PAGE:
UH President and Interim UH Manoa Chancellor David Lassner tells Manoa.Hawaii.edu, “Mary Boland is highly respected across the state as well as at the University of Hawaii. In addition to her positive contributions to healthcare in Hawaii, she is a tremendous asset. We are very proud of Mary and thank her for her commitment to serving the mission of UH Manoa, and furthering innovation and excellence for the School of Nursing and Dental Hygiene.”
At UH Manoa, Boland led efforts to implement statewide nursing education initiatives from baccalaureate through doctoral levels, developed a statewide partnership for a simulation center, and spearheaded interprofessional initiatives for the UH College of Health Sciences and Social Welfare.
Boland was presented with the award at the annual Awards and Scholarship Gala on Oct. 21, 2017. To learn more about Boland and the UH Manoa School of Nursing and Dental Hygiene, visit here.
On November 9, 2016, the University of Hawaii Manoa School of Nursing hosted a Veterans Day Celebration to honor all veterans and award scholarships to 13 student veterans pursuing higher education. The student veterans receiving these scholarships are part of the UH Manoa Nursing Veterans to BSN Program which provides college credit to veterans with past medical experience, providing them with a faster pathway to professional nursing and employment.
UH Manoa’s Veteran to BSN Program is the first of its kind in Hawaii and one of only 20 programs nationwide taking part in a national initiative to address the growing demand for nursing and healthcare services. In addition to academic advising and social support that students in the program receive, 12 of those students will also be provided with scholarships ranging from $2,500 to $5,000 to further their nursing education at UH Manoa or another college in Hawaii.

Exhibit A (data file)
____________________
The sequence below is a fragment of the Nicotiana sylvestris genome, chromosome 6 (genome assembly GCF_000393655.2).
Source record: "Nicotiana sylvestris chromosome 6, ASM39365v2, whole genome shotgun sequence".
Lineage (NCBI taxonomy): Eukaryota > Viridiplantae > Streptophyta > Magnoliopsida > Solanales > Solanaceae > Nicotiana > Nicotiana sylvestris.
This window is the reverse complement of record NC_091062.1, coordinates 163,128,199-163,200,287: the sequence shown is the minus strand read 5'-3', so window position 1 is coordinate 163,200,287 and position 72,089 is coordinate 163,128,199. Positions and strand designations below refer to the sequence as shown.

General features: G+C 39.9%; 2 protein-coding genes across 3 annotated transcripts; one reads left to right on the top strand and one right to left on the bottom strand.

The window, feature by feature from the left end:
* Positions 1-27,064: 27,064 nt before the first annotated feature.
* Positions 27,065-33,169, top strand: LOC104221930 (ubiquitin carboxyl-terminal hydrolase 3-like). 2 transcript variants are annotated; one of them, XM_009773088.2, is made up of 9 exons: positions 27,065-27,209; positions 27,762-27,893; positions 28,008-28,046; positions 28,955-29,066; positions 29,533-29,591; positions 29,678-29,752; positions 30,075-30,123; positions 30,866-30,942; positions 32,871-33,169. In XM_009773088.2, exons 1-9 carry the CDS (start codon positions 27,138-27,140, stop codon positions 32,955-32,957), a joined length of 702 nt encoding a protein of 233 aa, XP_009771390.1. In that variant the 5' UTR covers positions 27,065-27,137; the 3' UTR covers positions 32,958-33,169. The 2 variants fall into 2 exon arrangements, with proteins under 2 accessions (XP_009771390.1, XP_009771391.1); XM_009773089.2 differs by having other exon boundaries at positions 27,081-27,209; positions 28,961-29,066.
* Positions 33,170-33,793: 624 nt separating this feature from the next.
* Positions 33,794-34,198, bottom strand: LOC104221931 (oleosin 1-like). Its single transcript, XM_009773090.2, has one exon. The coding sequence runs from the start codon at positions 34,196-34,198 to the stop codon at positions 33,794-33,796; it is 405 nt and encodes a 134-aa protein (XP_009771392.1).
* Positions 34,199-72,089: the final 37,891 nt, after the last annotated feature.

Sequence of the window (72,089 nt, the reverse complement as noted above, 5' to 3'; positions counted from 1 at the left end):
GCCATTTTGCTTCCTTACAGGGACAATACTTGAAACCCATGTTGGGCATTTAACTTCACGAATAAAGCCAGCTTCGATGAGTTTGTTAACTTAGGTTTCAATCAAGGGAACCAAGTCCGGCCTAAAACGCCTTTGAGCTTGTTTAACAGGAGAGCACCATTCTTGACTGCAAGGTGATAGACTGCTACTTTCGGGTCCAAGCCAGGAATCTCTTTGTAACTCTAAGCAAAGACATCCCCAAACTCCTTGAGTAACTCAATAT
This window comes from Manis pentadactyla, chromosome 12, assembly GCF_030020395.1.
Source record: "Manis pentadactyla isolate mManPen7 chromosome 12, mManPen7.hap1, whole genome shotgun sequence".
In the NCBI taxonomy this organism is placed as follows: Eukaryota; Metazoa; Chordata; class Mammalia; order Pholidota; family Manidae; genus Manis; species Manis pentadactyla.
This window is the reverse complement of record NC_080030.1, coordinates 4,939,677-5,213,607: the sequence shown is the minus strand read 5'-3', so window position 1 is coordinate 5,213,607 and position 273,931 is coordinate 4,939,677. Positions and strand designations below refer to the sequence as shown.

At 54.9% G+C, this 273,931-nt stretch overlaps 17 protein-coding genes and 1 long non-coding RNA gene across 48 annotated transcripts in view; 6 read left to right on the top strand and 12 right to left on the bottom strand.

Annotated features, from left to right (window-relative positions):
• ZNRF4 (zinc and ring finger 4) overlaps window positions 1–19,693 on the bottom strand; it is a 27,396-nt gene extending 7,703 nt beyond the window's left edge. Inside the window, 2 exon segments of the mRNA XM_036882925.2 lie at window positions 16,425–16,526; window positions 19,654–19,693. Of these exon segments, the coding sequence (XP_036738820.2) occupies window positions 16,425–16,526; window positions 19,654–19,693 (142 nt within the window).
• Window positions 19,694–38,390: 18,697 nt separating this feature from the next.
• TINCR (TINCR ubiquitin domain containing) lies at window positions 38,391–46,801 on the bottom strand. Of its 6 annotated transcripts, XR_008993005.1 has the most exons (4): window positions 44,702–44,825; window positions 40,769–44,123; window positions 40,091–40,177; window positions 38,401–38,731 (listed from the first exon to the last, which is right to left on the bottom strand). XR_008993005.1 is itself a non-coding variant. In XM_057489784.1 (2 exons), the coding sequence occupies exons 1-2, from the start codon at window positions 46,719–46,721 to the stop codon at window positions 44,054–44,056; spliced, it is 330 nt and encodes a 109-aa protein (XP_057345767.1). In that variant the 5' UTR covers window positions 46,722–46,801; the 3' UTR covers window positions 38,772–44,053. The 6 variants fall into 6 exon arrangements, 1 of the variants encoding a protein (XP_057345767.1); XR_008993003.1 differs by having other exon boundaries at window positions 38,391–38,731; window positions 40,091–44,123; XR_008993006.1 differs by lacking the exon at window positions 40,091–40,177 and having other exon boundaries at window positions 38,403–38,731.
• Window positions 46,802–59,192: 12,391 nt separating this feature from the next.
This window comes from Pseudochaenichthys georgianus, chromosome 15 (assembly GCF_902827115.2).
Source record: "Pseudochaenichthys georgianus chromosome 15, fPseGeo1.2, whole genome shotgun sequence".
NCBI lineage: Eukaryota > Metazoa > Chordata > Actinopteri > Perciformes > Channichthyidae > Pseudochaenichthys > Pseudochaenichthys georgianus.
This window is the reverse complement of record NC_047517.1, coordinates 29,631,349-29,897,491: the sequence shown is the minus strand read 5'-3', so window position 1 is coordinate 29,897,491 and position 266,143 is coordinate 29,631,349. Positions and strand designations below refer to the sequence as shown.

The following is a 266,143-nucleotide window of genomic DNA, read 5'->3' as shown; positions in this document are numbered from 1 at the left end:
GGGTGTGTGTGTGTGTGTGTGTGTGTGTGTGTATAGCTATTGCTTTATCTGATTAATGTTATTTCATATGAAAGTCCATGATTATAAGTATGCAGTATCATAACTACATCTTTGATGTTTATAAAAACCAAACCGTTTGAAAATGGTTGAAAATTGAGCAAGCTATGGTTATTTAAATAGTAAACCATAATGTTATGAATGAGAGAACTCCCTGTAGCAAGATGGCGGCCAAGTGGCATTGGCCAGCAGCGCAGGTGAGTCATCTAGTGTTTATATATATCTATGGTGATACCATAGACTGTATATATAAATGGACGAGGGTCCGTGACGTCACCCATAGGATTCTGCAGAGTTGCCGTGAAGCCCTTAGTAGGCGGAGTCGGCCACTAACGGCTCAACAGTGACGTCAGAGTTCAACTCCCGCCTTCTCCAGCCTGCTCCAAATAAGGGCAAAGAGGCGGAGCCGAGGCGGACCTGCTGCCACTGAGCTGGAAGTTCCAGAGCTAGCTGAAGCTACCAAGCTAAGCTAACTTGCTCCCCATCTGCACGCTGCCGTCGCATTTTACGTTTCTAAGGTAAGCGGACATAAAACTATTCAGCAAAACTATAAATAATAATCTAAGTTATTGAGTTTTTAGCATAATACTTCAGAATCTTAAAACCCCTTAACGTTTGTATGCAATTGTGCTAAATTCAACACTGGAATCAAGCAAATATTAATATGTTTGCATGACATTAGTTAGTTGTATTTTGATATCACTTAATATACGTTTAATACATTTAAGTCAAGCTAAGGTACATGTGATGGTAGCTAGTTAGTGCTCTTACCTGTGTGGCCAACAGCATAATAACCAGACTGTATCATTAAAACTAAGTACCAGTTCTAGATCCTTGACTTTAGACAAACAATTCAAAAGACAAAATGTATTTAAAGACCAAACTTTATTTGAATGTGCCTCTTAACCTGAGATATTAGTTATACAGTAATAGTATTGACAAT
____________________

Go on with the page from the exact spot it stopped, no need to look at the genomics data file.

The Veteran to BSN program helps veterans transition from military to civilian life, using skills they gained in the military to help them gain education and employment in their post-military life. Veterans face a number of challenges when they choose to return to school, and these scholarships help relieve the financial burden and allow them to focus on succeeding in school. The Veterans Day Celebration was followed by a reception to honor the 241st birthday of the US Marine Corps on November 10.
$125,000 in scholarship funds was awarded to the University of Hawaii (UH) at Manoa School of Nursing to help 15 community college students from rural areas pursue their Bachelor of Science in Nursing (BSN) degrees. Awarded by the William Randolph Hearst Foundations, the donation is intended to help nurses in rural areas advance beyond the community college level and provide residents in rural areas of Hawaii with access to quality healthcare.
Faculty from the nursing programs at Maui College, Kaua’i Community College, and UH Manoa worked together to develop one curriculum to be used as the UH Hawaii Statewide Nursing Consortium (HSNC). Their curriculum also included academic standards, student learning outcomes, and specific nursing courses. Developing the HSNC offers a BSN to nursing students throughout the state, regardless of their island of residence, providing innovative and integrated learning opportunities.
The first three years of the HSNC program at community colleges and UH Manoa are identical, offering easy transition in the fourth year through UH Manoa or distance options for Maui and Kaua’i students. 81 students from Maui College and Kaua’i Community College earned their BSN degree via the UH Manoa HSNC path from 2013 to 2016. 24 of those students received financial support thanks to the Hearst Scholarship, and another 15 community college students will receive scholarships with the new funding. UH Manoa Nursing also matched an additional $50,000 to further support rural student access to bachelor level nursing education.